Katherine Dowson, Executive Director 

Friends of Pathways 

Friends of Pathways would like to see a future Teton Pass with improved transit options, improved trailhead design, and a connected Greater Yellowstone Trail.

e-bike use designation on select Jackson area trails

 October 25, 2023 

Todd Stiles, District Ranger
Bridger-Teton National Forest 

RE: E-Bike Use Designation on Select Jackson Area Trails 

Dear Todd, 

On behalf of Friends of Pathways (FOP), thank you for considering our comments on E-Bike Use Designation on Select Jackson Area Trails. This is a topic that elicits many opinions and we appreciate the groundwork that has gone into drafting a preliminary proposal. FOP partners with the Bridger-Teton National Forest (BTNF) to develop and steward over 130 miles of front-country, natural surface trails that welcome a diverse range of users and activities. We are not a special interest group for one particular trail activity, but focus instead on building and maintaining a trail system which accommodates many modes of human-powered recreation. 

A primary goal for FOP’s trails program is ensuring a sustainable and accessible trail system; that is a system which welcomes a diverse range of human-powered users and activities and holds up to increased usage with less degradation and annual maintenance needs. With this in mind, we submit the following comments regarding this new proposal. 

1. Expansion for Class 1 E-Bike Use on Teton Pass 

FOP supports the cautious expansion of Class 1 e-bikes for summer use on 27.5 miles of trails on Teton Pass, including the Old Pass Road. Because Teton Pass already has many separated-use trails, we believe it is a good location to try expanding access to e-bikes. We suggest the BTNF establish more specific metrics to evaluate this effort which can then be used to inform future use or expansion of use. There were about 227,000 user counts on Teton Pass in 2022, a small number when compared with the Cache-Game area, which had approximately 432,000 user counts in the same period. We believe there is room for more users on the Teton Pass trail system. It is still undetermined whether usage numbers will increase significantly on Teton Pass because of this proposal, or if people will simply be trading in their old mountain bikes for e-bikes. Should there be future discussions about allowing e-bikes in the Cache- Game area, FOP feels strongly that additional trail improvements will be necessary to better separate trail users and activities.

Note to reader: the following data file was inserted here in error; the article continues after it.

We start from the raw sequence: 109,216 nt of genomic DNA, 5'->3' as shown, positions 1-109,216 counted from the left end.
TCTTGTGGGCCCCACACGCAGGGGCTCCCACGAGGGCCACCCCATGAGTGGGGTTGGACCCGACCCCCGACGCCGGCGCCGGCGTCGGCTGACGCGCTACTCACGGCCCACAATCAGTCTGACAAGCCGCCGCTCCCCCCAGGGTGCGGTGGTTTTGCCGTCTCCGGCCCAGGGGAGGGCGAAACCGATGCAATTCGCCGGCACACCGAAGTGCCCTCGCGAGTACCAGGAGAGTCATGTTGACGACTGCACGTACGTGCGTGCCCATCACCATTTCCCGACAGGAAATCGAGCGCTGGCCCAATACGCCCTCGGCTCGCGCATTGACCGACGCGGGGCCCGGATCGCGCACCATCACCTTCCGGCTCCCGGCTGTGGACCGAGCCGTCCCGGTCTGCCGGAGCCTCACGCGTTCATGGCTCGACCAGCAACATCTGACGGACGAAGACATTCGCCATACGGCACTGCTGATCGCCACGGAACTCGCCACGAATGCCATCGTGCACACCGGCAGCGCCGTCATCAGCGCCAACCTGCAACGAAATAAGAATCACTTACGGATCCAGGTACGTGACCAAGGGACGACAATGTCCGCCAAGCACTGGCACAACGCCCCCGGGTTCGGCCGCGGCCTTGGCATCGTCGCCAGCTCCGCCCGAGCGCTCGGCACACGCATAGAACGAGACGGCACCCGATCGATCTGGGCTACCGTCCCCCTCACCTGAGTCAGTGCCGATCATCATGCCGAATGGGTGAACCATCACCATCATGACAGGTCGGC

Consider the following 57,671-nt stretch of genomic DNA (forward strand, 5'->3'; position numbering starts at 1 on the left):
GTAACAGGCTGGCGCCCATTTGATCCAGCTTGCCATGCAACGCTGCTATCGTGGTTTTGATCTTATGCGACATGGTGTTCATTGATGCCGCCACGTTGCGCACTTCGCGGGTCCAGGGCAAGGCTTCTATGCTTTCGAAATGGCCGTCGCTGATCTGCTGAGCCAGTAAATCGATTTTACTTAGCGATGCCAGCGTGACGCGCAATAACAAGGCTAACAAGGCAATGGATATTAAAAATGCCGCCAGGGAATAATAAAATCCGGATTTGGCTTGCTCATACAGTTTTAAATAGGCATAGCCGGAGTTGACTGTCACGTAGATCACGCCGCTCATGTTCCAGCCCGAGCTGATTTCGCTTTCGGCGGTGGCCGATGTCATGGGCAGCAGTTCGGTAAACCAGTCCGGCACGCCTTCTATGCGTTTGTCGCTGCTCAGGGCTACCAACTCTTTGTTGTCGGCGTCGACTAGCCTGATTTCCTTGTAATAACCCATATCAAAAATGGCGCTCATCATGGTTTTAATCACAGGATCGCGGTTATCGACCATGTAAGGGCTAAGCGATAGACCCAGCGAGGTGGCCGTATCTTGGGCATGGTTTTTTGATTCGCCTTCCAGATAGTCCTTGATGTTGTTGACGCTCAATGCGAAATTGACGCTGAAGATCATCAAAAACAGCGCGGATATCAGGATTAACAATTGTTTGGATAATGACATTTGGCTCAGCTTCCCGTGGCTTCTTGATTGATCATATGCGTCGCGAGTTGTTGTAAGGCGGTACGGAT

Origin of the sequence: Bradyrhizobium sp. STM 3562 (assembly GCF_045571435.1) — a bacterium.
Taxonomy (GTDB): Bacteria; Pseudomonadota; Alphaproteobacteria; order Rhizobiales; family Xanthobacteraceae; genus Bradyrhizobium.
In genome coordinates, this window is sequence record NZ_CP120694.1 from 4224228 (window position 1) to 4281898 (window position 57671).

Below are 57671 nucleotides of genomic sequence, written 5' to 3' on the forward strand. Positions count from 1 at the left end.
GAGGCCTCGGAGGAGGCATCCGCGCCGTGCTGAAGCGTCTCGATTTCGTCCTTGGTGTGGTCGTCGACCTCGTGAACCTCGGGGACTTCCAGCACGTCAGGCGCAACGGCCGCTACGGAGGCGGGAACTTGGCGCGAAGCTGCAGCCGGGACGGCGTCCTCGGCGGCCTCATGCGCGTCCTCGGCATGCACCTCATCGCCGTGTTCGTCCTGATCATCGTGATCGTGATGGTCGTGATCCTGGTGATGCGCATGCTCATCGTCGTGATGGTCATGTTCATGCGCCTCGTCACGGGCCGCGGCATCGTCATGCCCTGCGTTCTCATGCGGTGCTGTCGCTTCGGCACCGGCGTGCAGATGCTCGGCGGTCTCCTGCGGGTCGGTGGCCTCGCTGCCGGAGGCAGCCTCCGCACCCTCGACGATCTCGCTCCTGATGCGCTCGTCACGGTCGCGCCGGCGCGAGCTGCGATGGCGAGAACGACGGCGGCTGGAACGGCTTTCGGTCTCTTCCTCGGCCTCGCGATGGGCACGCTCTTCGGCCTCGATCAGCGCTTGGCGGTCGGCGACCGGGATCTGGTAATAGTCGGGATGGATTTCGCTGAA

From a sustainability standpoint, we do not think there is a distinction between Electric Mountain Bike (EMTB) tires and regular mountain bike tires in regards to trail erosion or impact. In our experience, horse, hike and motorcycle/dirtbike trails are more likely to have erosion and chronic maintenance issues. In addition, there is merit to allowing e-bike users to ride up the Old Pass Road to access designated trails instead of using a vehicle to shuttle their bikes up the highway. 

2. Improving Accessibility to Local Trails for People with Differing Abilities 

FOP supports the use of Class 1 e-bikes in the proposed designated areas to improve accessibility to local trails. E-bikes may play an important role for people who cannot access trails under their own power, or those who have health conditions or other physical limitations that keep them from being able to continue mountain biking. Please consider adding the Old Pass Road Loop trails to the expanded area, since these trails were designed to accommodate adaptive trail equipment. 

3. Extension of Class 1 E-Bike use on Munger Mountain and Horsetail Creek Areas 

FOP does not believe that EMTBs have the same impacts to the trail system and surrounding wildlife as motorcycles and therefore supports the extended e-bike season on Munger and Horsetail Areas. Data collectors on Munger Mountain logged just under 30,000 counts last year, which is significantly lower than total counts on either the Teton Pass or Cache-Game trail system. FOP supports closure of the Big Munger trail to e-bikes from December 1 to July 1. Based on anecdotal and direct observations of closure violations the past several years, additional BTNF education and enforcement will be necessary to achieve this goal. FOP proposes continued monitoring and data collection on Munger Mountain to track usage and impacts to the Munger trail user experience.